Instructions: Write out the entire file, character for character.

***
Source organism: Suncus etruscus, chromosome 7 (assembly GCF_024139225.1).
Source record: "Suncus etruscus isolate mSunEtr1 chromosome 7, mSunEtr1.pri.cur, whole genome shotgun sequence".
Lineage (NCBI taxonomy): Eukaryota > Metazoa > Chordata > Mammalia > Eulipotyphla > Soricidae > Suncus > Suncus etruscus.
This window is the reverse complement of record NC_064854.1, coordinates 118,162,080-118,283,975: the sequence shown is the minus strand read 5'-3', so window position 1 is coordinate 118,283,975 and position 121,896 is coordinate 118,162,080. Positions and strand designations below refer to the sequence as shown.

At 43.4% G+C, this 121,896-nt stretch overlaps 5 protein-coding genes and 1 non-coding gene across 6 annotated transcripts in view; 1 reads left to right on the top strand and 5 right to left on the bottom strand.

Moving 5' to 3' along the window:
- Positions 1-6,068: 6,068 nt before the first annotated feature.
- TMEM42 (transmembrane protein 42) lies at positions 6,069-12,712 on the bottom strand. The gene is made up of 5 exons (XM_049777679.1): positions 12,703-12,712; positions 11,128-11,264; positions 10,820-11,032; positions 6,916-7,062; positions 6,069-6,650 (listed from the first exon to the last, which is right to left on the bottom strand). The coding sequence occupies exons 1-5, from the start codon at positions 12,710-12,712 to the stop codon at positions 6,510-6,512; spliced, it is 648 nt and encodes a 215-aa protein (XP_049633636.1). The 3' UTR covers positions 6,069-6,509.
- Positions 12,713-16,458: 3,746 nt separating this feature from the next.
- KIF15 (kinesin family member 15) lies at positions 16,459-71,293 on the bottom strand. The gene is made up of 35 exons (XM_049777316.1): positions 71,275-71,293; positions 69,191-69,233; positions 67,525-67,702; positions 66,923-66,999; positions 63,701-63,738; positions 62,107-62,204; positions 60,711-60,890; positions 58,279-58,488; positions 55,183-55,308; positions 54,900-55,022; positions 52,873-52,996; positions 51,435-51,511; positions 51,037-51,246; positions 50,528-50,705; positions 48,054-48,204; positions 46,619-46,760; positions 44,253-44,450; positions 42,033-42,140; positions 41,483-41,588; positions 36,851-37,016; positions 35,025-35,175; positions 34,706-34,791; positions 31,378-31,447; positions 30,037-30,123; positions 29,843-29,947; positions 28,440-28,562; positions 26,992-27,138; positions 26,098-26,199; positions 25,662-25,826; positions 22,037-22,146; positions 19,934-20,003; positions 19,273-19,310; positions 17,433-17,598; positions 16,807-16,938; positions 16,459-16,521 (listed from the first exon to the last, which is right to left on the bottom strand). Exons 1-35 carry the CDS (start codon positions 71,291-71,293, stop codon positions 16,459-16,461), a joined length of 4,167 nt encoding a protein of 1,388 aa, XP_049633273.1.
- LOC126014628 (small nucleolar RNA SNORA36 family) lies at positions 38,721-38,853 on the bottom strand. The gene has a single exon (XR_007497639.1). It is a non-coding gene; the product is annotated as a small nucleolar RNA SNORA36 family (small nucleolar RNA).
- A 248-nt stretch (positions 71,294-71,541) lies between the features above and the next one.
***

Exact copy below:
Source organism: Suncus etruscus, chromosome 7 (assembly GCF_024139225.1).
Source record: "Suncus etruscus isolate mSunEtr1 chromosome 7, mSunEtr1.pri.cur, whole genome shotgun sequence".
Lineage (NCBI taxonomy): Eukaryota > Metazoa > Chordata > Mammalia > Eulipotyphla > Soricidae > Suncus > Suncus etruscus.
This window is the reverse complement of record NC_064854.1, coordinates 118,162,080-118,283,975: the sequence shown is the minus strand read 5'-3', so window position 1 is coordinate 118,283,975 and position 121,896 is coordinate 118,162,080. Positions and strand designations below refer to the sequence as shown.

At 43.4% G+C, this 121,896-nt stretch overlaps 5 protein-coding genes and 1 non-coding gene across 6 annotated transcripts in view; 1 reads left to right on the top strand and 5 right to left on the bottom strand.

Moving 5' to 3' along the window:
- Positions 1-6,068: 6,068 nt before the first annotated feature.
- TMEM42 (transmembrane protein 42) lies at positions 6,069-12,712 on the bottom strand. The gene is made up of 5 exons (XM_049777679.1): positions 12,703-12,712; positions 11,128-11,264; positions 10,820-11,032; positions 6,916-7,062; positions 6,069-6,650 (listed from the first exon to the last, which is right to left on the bottom strand). The coding sequence occupies exons 1-5, from the start codon at positions 12,710-12,712 to the stop codon at positions 6,510-6,512; spliced, it is 648 nt and encodes a 215-aa protein (XP_049633636.1). The 3' UTR covers positions 6,069-6,509.
- Positions 12,713-16,458: 3,746 nt separating this feature from the next.
- KIF15 (kinesin family member 15) lies at positions 16,459-71,293 on the bottom strand. The gene is made up of 35 exons (XM_049777316.1): positions 71,275-71,293; positions 69,191-69,233; positions 67,525-67,702; positions 66,923-66,999; positions 63,701-63,738; positions 62,107-62,204; positions 60,711-60,890; positions 58,279-58,488; positions 55,183-55,308; positions 54,900-55,022; positions 52,873-52,996; positions 51,435-51,511; positions 51,037-51,246; positions 50,528-50,705; positions 48,054-48,204; positions 46,619-46,760; positions 44,253-44,450; positions 42,033-42,140; positions 41,483-41,588; positions 36,851-37,016; positions 35,025-35,175; positions 34,706-34,791; positions 31,378-31,447; positions 30,037-30,123; positions 29,843-29,947; positions 28,440-28,562; positions 26,992-27,138; positions 26,098-26,199; positions 25,662-25,826; positions 22,037-22,146; positions 19,934-20,003; positions 19,273-19,310; positions 17,433-17,598; positions 16,807-16,938; positions 16,459-16,521 (listed from the first exon to the last, which is right to left on the bottom strand). Exons 1-35 carry the CDS (start codon positions 71,291-71,293, stop codon positions 16,459-16,461), a joined length of 4,167 nt encoding a protein of 1,388 aa, XP_049633273.1.
- LOC126014628 (small nucleolar RNA SNORA36 family) lies at positions 38,721-38,853 on the bottom strand. The gene has a single exon (XR_007497639.1). It is a non-coding gene; the product is annotated as a small nucleolar RNA SNORA36 family (small nucleolar RNA).
- A 248-nt stretch (positions 71,294-71,541) lies between the features above and the next one.